Dairy Commodity Report - ABARE

In the short term, world dairy prices are expected to fall slightly according to the Australian Bureau of Agricultural and Resource Economics and Sciences (ABARES).
calendar icon 6 March 2012
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The Australian Bureau of Agricultural and Resource Economics and Sciences

Dairy

World dairy prices to ease in 2012–13

World dairy product prices are forecast to fall slightly in 2012–13. While demand for dairy products is expected to remain firm in developing countries, an assumed slowdown in economic growth in the European Union and weak economic growth in the United States are expected to dampen demand for dairy products in these countries. Furthermore, continuing high production in key producing and exporting countries is expected to add to the downwards pressure on dairy product prices in the short-term.

World prices for butter are forecast to fall by 5 per cent in 2012–13 to average US$3850 a tonne, mainly reflecting higher supplies in the major exporting countries. World prices for skim milk powder and whole milk powder are both forecast to decline by around 1 per cent to US$3300 a tonne and US$3550 a tonne, respectively. Cheese prices are forecast to fall by around 3 per cent and average US4200 a tonne.

Medium-term outlook for world dairy prices

Over the medium-term, world dairy product prices in real terms are projected to decline slowly but still average around 20 to 30 per cent higher than the average prices over the five years to 2006–07. Although demand for dairy products in developing countries is expected to provide some support to world dairy prices over the next few years, an expected increase in supply of dairy products in the main producing and exporting countries in the second half of the projection period is expected to outpace the projected rise in demand.

World Dairy Prices

Global supplies to remain high

In 2012–13, milk production in most major producing and exporting countries is forecast to increase as a result of further gains in milk yields, albeit at a slower rate than in 2011–12, leading to higher supplies of dairy products. Over the medium-term, milk production is projected to rise in the key exporting countries as dairy product prices remain historically favourable. At the same time, milk output in the developing countries of Asia is also expected to rise.

European Union

Following a relatively strong increase in milk production in the European Union in 2011–12, the growth in milk output is expected to moderate in 2012–13 in response to lower profitability.

In the European Union, milk production is projected to increase over the mediumterm as higher milk yields offset an expected decline in dairy cow numbers. There is likely to be further restructuring within the EU dairy industry as those member countries with relatively high costs of milk production, such as Romania, Bulgaria, Slovakia and Hungary, reduce milk output over the next five years.

While the EU milk quota will increase by 1 per cent a year through to 2013–14 before complete removal of quotas from 1 April 2015 the quotas are unlikely to be a binding constraint on production. Over the past two years EU milk production was 6 to 7 per cent below the overall quota and production is expected to remain below quota until 2014–15.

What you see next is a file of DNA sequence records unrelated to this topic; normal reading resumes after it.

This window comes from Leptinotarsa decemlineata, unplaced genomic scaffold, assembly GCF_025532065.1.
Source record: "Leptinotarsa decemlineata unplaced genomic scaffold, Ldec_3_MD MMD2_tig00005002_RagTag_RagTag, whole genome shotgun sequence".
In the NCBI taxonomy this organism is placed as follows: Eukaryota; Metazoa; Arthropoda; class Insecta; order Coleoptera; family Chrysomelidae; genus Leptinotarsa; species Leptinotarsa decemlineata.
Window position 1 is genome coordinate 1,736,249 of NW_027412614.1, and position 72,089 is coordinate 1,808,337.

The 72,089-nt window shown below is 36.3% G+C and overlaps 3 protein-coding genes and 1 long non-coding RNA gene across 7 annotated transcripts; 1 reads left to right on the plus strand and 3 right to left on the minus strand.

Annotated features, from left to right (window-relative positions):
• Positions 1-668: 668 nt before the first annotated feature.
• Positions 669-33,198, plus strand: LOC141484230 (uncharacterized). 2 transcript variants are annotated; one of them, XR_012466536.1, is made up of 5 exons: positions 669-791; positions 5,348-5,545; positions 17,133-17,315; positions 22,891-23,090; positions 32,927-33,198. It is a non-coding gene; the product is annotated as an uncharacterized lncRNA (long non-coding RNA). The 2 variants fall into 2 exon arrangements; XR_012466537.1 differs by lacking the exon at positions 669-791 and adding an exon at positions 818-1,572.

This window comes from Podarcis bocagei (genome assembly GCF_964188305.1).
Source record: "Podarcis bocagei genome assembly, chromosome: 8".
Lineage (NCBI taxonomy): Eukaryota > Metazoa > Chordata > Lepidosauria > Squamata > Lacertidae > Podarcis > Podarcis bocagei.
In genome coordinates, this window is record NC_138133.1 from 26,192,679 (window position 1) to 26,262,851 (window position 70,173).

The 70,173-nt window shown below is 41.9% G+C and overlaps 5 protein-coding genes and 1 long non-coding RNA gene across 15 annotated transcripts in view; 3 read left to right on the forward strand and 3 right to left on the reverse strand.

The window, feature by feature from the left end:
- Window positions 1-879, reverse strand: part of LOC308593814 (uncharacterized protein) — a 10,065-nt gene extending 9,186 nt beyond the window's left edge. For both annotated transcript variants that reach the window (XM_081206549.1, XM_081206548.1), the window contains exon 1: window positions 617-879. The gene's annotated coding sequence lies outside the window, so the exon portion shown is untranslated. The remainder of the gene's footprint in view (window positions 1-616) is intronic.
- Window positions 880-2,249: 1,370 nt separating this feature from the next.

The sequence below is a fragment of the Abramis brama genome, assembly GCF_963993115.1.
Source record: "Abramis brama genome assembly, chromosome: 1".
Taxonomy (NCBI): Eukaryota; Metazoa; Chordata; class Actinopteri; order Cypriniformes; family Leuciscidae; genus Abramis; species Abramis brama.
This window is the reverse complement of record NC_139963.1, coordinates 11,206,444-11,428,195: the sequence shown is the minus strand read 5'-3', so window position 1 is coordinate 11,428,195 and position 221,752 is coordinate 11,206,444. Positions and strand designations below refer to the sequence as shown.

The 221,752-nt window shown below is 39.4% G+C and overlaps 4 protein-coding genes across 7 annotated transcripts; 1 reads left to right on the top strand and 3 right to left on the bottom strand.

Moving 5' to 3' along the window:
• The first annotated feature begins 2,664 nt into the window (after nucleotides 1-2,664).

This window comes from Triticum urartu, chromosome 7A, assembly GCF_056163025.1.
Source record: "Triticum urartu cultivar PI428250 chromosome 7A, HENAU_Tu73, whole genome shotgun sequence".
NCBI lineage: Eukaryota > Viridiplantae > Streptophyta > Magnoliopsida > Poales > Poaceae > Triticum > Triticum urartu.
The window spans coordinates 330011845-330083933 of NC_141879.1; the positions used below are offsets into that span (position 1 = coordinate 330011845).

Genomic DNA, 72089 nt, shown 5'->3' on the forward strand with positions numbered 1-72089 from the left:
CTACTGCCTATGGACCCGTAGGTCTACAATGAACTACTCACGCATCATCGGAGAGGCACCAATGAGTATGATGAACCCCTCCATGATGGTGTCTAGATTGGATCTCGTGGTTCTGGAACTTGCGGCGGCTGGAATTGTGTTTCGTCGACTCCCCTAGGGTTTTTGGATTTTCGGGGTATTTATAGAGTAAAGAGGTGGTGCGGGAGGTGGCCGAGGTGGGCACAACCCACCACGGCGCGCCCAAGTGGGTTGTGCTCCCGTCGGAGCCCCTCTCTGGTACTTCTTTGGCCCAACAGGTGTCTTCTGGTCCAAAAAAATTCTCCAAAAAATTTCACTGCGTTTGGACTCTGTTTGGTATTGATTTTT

United States

Milk production in the United States is forecast to rise by 1.3 per cent in 2012 to 90 million tonnes, driven by rising average milk yields per cow. While milk yields are forecast to rise, production growth is forecast to be slowed by relatively high feed grain costs and lower milk prices, which are expected to lower producers’ profitability and increase dairy cow culling. Further gains in milk yields and a projected decline in the cost of feed grain in the second half of the projection period is likely to lead to improvement in profitability and increase US milk production over the medium-term.

US Dairy

New Zealand

Assuming average seasonal conditions, New Zealand milk production is forecast to be 1 to 2 per cent higher in 2012–13 following an expected 6 per cent increase in production in 2011–12. This forecast higher production is expected to be supported by an increase in dairy cow numbers, particularly in the South Island. It is expected that an additional 80 to 100 dairy farms in the South Island will come into production in the second half of 2012 as beef farms are converted to dairy.

Milk production in New Zealand is projected to expand by around 2 per cent annually over the medium-term. Favourable milk prices are expected to result in further increases in dairy cow numbers as more beef farms are converted to dairy farms in the South Island. Additionally, further gains in milk production per hectare are expected to be underpinned by genetic improvements to the herd and improved pasture management.

Argentina

Milk production in Argentina is expected to increase by around 3 per cent over the medium-term as producers invest in new equipment and dairying technologies. The extent to which new farmers enter the industry is likely to be limited by the high capital costs of dairying compared with alternative enterprises, such as soybean production.

Global dairy trade to expand

While the demand for some dairy products is expected to weaken in 2012 in developed economies, particularly Western Europe, import demand by the developing countries of Asia, North Africa and the Middle East is expected to remain relatively firm.

Nearly all the growth in world dairy trade over the medium-term is expected to result from increasing consumption of dairy products in developing economies. The key factors driving demand in developing countries are expected to be: increases in per person incomes, increasing consumption of Western foods in Asian diets, and population growth.

China

China has become a significant importer of milk powders since 2009 and accounted for around 25 per cent of world trade in whole milk powder in 2011. This increase in imports has been driven by strong growth in domestic demand for dairy products and consumer concerns about the safety of domestically produced products following detection of melamine in 2008.